Newsletter (Spring)

Kitten & Puppy Season is Here!
Kitten and puppy season is well upon us and whether you have recently added a new friend to your family or are considering it, Campus Vet Clinic can help you with every step of the process.  Whether you have adopted a pet from a local shelter/agency or have gone through a breeder, our well trained staff can help counsel  you on everything from house-training and diets to vaccines and spay/neuter surgeries.  We are a full service veterinary hospital that strives to provide the highest quality of medical and surgical care possible for its patients-especially the youngest ones.  We use the safest anesthesia protocols when performing spays/neuters/dentals and no patient is ever left unattended.

We also offer wellness packages for both kittens and puppies.  These packages get your new pet started on all of the necessary preventative health care that he or she will need to stay healthy and happy for the first year of their lives.  This includes the initial series of vaccines (usually a set of 3 including rabies), the physical exams, intestinal parasite screening and dewormings.  There is also a welcome kit that provides you with lots of helpful information about flea control, diets, etc.  The packages are also completely customizable, should your kitten or puppy have received a set of vaccines from the shelter or breeder prior to your adoption.  We can tailor the package to suit his or her needs and adjust the cost accordingly.

For full details about our packages you can CLICK HERE.

How to Puppy Proof Your Home

By Eric Letendre

Instructions

1. Puppies will chew on everything.  Everything.  Electrical wires, trash, children’s toys, TV remotes, etc.  Put them away in closets or out of reach.

2. Walk around your house and look at every room.  Anything that is within reach of your puppy’s mouth should be noted.

3. Make sure that anything within reach is put away, placed somewhere higher or removed altogether.  This goes for trash cans, potted plants, place mats, etc.

4. Puppies can cause a lot of damage.  Don’t give your puppy the opportunity to chew and destroy your belongings.

5. Part of puppy proofing is managing your dog’s behavior.  We highly recommend using crates and baby gates while your puppy is learning the rules of the house.

6. Managing your puppy’s behavior is important.  Using a crate is not cruel.  A crate can actually save  your puppy’s life.  A puppy left unattended can chew on electrical cords, choke on toys or get into dangerous toxins.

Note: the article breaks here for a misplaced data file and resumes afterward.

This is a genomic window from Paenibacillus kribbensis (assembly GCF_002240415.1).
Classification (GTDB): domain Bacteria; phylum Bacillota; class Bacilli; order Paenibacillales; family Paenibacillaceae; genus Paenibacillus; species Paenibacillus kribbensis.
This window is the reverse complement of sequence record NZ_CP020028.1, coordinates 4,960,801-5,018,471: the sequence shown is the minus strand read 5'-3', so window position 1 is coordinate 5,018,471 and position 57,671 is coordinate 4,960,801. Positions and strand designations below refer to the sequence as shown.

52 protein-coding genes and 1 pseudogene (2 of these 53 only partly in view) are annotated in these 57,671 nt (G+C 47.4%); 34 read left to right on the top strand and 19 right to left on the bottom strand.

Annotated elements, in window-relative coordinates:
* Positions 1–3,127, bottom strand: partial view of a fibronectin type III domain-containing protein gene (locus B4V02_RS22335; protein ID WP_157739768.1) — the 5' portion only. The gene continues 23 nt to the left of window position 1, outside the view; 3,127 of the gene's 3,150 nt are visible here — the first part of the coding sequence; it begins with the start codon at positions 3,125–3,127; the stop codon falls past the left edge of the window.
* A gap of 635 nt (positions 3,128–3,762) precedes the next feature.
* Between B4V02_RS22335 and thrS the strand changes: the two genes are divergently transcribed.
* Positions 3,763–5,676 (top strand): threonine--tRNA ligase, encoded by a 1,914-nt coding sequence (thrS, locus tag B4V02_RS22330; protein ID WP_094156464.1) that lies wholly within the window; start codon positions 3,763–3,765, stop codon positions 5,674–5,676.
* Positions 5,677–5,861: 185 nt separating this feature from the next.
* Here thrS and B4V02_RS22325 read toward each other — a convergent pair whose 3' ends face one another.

Tips & Warnings

  • Puppy proofing is done until your dog learns what is acceptable to chew on
  • Keeping a close eye on your puppy is important
  • Common sense is the easiest way to puppy proof
  • Don’t leave your puppy unattended

Common Household Dangers

  • Chocolate
  • Onions
  • Garlic
  • Raisins
  • Grapes
  • Azaleas
  • Calla Lilies
  • Oleander
  • Antifreeze
  • Tea
  • Coffee
  • Sugar-free Gum
  • Garbage
  • Medications

Resources

How to Kitten Proof your Home

By Simon Yen VMD

Instructions

  • Guard open flames.  Purchase a burner cover for stove-top, and never leave a kitten in a room alone with a lit candle or a fireplace.
  • Cover or remove items that may be chewed.  Many kittens will chew     curtain tie-backs and window blind cords.  Remove them, cover them or place them out of reach of your cat.  Cats can swallow several yards of   ribbon or string, which will require surgical removal.  Carefully inspect cat toys, and remove tails that may come loose and be swallowed.  Keep any sewing baskets or fishing tackle boxes out of the reach of your kitten.  Rubber bands and hair ties must be kept safely out of reach.
  • Move any cleaning products off the floor or counter tops and store them away in a safe place.
  • To avoid a pile of shredded toilet paper, put the roll of toilet paper into a    covered container.
  • Be careful with recliners and fold-out beds.  Kittens can get stuck up under the sofa cushions, down into the bedsprings, or underneath them and get crushed or suffocate.
  • Kittens die every day by accidently getting shut inside dish washers,  washing machines, clothes dryers, stoves, and dresser drawers.  Always check before closing them.
  • Wherever you decide to allow your kitten to play or sleep, tuck all electrical cords up and out of reach.  Kittens don’t tend to chew as much as puppies,  but they do play-attack and bite nearly everything.  Electric cords can be    particularly tempting, and bitten cords can result in severe burns or even death.  You can go to a local hardware or electric store and buy some  flexible tubing to wrap the cords in or simply tape them down to the floor.
  • Certain indoor plants can be irritating or poisonous if chewed or eaten.  The following is a website that gives you an alphabetized list of houseplants that are poisonous  to your cat including what types of symptoms you might expect and a photograph of each plant.

Watch your kitten closely for the first week.  He or she will let you know if there is anything you have  forgotten to kitten-proof.  These easy steps can minimize the risks for your new kitten.  Look through  the eyes of a cat when determining potential problem areas around your home.

PRINT OUT! CLIP OUT!